Contemporary Arts Press, San Francisco, 1984
“The word "stamp" as used in this exhibit refers to what might be termed the pseudo-postage stamp; that is, an alternate stamp opposed to the normal government publications designed for use in the official or government postal services of the world. Indeed, several "artists' stamps" (as opposed to postage stamps) were issued during government postal strikes. Examples are the Blue Stamp by Yves Klein of France and the stamps of Allen Jones of England. Others appear so much like postage stamps that they have traveled through the official services, mostly undetected (such as the 10c U. S. Air Mail by an anonymous American artist), and, I might add, often without the knowledge of the artist. One such stamp, US XX by William Farley, was affixed to an envelope mailed by a friend of Farley's to his mother in Phoenix, Arizona. The envelope was delivered by the U. S. Secret Service. The ensuing investigation led to Farley, and he was requested to turn over all remaining copies of the stamp to the Secret Service. He did. His purpose, however, was not to fool the U. S. Government (in Canada it is called stealing from the Queen), but to make a particular artist's statement which only could be made by an "artist's stamp".
Many artists, like Carl Douset in Canada and Dieter Rot in Germany, have produced Stamp Art as a part of a collection or folio of different works. Others, such as Robert Fried in the United States and Christopher Pratt and Harry Savage in Canada have produced a series of fine print stamp images. A few artists, for example, Donald Evans in the Netherlands and Joel Smith in the United States, have created stamp or "postal" paintings.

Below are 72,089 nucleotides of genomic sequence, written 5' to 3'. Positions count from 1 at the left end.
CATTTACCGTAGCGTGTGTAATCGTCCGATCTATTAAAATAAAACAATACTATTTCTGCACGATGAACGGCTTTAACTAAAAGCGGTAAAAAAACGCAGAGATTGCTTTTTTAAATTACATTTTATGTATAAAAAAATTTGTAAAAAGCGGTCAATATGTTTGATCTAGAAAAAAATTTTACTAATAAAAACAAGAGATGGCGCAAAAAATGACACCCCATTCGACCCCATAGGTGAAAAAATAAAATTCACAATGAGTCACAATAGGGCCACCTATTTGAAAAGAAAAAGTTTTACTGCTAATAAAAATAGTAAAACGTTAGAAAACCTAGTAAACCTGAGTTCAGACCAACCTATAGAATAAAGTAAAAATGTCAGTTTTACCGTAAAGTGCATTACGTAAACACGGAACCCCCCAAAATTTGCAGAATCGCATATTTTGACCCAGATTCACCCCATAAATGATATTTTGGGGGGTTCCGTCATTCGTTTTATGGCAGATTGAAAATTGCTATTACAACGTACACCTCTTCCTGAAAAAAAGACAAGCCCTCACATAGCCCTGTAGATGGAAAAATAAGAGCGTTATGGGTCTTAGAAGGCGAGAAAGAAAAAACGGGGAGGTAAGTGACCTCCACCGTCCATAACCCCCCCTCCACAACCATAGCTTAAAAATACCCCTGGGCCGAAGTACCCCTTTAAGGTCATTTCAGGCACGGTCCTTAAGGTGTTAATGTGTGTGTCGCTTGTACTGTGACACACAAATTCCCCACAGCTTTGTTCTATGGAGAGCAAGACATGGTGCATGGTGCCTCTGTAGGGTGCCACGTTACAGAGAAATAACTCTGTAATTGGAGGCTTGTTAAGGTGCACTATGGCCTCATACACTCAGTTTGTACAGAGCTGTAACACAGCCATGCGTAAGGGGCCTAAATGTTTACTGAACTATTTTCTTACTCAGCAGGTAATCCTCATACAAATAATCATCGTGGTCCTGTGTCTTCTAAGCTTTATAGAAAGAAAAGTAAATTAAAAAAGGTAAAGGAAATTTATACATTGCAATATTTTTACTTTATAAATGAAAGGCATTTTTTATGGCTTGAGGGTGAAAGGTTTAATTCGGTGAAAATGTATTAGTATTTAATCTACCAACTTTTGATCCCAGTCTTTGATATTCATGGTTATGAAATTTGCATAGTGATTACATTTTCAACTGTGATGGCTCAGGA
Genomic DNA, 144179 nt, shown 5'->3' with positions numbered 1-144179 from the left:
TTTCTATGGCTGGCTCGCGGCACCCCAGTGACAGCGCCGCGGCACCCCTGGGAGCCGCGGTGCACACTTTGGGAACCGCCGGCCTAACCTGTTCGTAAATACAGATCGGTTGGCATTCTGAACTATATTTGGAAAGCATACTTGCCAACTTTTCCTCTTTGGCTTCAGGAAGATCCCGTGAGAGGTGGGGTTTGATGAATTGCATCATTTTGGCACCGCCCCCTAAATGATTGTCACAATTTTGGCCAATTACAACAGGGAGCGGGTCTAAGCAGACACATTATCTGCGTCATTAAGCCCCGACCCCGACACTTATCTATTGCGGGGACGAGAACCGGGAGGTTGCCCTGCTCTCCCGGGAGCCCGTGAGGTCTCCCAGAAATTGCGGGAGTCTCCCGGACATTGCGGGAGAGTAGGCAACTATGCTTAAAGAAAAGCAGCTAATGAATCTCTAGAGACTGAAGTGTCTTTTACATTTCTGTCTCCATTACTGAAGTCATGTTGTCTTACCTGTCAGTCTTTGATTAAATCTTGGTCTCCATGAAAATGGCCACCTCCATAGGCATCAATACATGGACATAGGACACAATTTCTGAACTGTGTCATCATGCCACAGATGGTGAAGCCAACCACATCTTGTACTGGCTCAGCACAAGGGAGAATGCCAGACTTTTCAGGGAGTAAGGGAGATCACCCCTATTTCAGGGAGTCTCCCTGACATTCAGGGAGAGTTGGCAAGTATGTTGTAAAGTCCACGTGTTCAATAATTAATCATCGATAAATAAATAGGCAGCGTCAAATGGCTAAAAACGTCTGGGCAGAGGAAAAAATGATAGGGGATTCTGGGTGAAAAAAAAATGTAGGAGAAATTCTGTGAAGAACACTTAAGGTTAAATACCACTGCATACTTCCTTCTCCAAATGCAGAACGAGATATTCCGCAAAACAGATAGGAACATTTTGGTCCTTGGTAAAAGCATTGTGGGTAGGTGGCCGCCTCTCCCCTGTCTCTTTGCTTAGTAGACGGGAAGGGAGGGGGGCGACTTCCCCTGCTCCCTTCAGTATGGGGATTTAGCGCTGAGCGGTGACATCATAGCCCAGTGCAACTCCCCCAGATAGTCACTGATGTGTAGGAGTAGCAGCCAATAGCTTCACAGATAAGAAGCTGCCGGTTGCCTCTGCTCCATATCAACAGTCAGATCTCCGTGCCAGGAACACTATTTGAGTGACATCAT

Donald Evans makes his stamps for a personal fantasy world. He began in 1957. May Wilson in New York makes her stamps to affix to her hand-sprayed cards. They are, then, not an end or statement in themselves, but personal art material to be used with other material to create something else. There are probably as many reasons why "artists' stamps" have been created as there are artists who have created them. But the Curator, and the public, is often more concerned with the objects than with the reasons, and though the reasons differ, the objects do represent a growing international medium of artistic expression.
The "history" of Stamp Art is contemporary. FLUXUS, an international artist's group devoted to research art, explored in the early 60's not only the medium of Mail Art using the government postal systems, but through FLUXPOST Projects created a para-postal system which from time to time - often with hilarious results - functioned along with regular government postal services in several nations. Ken Friedman, George Maciunas, Daniel Spoerri, Ben Vautier and Bob Watts, all colleagues in FLUXUS led to my commissioning of the Fluxpost Commemorative Issue which appears on the cover page. This stamp serves both as a document of the exhibition and as a commemorative of the work of FLUXUS WEST from 1964 to 1974. This stamp exists as a published multiple in both a signed and unsigned edition. It is the work of Ken Friedman and is based on the logo for FLUXUS WEST designed by Wolfgang Feelisch, Coordinator of FLUXUS WEST in Germany, and for FLUXUS ZONE WEST designed by Joseph Beuys, eminent German artist and art activist.